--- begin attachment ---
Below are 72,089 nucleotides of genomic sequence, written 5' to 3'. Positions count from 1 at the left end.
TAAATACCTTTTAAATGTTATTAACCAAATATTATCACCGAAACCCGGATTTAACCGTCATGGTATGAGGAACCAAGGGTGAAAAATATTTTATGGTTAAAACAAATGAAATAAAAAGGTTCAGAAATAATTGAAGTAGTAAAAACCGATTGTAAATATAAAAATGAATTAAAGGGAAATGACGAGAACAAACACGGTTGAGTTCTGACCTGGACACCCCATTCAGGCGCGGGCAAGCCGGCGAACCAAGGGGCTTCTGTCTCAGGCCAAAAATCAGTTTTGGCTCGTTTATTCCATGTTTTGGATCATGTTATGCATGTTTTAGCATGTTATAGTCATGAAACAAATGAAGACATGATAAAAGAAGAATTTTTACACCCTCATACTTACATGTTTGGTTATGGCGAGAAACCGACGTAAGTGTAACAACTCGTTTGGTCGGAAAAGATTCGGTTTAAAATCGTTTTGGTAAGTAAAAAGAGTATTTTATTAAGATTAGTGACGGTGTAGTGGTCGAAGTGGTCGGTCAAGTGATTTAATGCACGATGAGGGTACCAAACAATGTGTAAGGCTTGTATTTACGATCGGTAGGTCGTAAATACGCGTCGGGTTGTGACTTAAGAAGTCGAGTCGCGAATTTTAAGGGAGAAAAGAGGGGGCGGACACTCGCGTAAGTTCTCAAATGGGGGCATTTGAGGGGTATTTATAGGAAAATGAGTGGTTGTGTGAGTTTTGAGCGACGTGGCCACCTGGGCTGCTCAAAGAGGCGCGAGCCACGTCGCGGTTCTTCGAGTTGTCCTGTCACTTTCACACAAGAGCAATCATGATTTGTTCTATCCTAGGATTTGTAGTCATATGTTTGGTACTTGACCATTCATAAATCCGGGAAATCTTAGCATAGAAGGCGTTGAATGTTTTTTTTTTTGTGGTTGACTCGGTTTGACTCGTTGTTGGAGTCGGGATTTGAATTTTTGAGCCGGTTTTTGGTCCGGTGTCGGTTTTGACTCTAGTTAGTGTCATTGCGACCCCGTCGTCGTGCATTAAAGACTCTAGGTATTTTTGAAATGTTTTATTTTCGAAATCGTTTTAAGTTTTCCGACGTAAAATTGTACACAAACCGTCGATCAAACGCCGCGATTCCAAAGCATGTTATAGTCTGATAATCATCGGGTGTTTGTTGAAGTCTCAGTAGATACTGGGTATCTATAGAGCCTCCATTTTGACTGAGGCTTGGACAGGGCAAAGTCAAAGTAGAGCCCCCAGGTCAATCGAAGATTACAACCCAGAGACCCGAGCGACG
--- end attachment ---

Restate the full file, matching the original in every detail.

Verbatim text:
Below are 72,089 nucleotides of genomic sequence, written 5' to 3'. Positions count from 1 at the left end.
TAAATACCTTTTAAATGTTATTAACCAAATATTATCACCGAAACCCGGATTTAACCGTCATGGTATGAGGAACCAAGGGTGAAAAATATTTTATGGTTAAAACAAATGAAATAAAAAGGTTCAGAAATAATTGAAGTAGTAAAAACCGATTGTAAATATAAAAATGAATTAAAGGGAAATGACGAGAACAAACACGGTTGAGTTCTGACCTGGACACCCCATTCAGGCGCGGGCAAGCCGGCGAACCAAGGGGCTTCTGTCTCAGGCCAAAAATCAGTTTTGGCTCGTTTATTCCATGTTTTGGATCATGTTATGCATGTTTTAGCATGTTATAGTCATGAAACAAATGAAGACATGATAAAAGAAGAATTTTTACACCCTCATACTTACATGTTTGGTTATGGCGAGAAACCGACGTAAGTGTAACAACTCGTTTGGTCGGAAAAGATTCGGTTTAAAATCGTTTTGGTAAGTAAAAAGAGTATTTTATTAAGATTAGTGACGGTGTAGTGGTCGAAGTGGTCGGTCAAGTGATTTAATGCACGATGAGGGTACCAAACAATGTGTAAGGCTTGTATTTACGATCGGTAGGTCGTAAATACGCGTCGGGTTGTGACTTAAGAAGTCGAGTCGCGAATTTTAAGGGAGAAAAGAGGGGGCGGACACTCGCGTAAGTTCTCAAATGGGGGCATTTGAGGGGTATTTATAGGAAAATGAGTGGTTGTGTGAGTTTTGAGCGACGTGGCCACCTGGGCTGCTCAAAGAGGCGCGAGCCACGTCGCGGTTCTTCGAGTTGTCCTGTCACTTTCACACAAGAGCAATCATGATTTGTTCTATCCTAGGATTTGTAGTCATATGTTTGGTACTTGACCATTCATAAATCCGGGAAATCTTAGCATAGAAGGCGTTGAATGTTTTTTTTTTTGTGGTTGACTCGGTTTGACTCGTTGTTGGAGTCGGGATTTGAATTTTTGAGCCGGTTTTTGGTCCGGTGTCGGTTTTGACTCTAGTTAGTGTCATTGCGACCCCGTCGTCGTGCATTAAAGACTCTAGGTATTTTTGAAATGTTTTATTTTCGAAATCGTTTTAAGTTTTCCGACGTAAAATTGTACACAAACCGTCGATCAAACGCCGCGATTCCAAAGCATGTTATAGTCTGATAATCATCGGGTGTTTGTTGAAGTCTCAGTAGATACTGGGTATCTATAGAGCCTCCATTTTGACTGAGGCTTGGACAGGGCAAAGTCAAAGTAGAGCCCCCAGGTCAATCGAAGATTACAACCCAGAGACCCGAGCGACG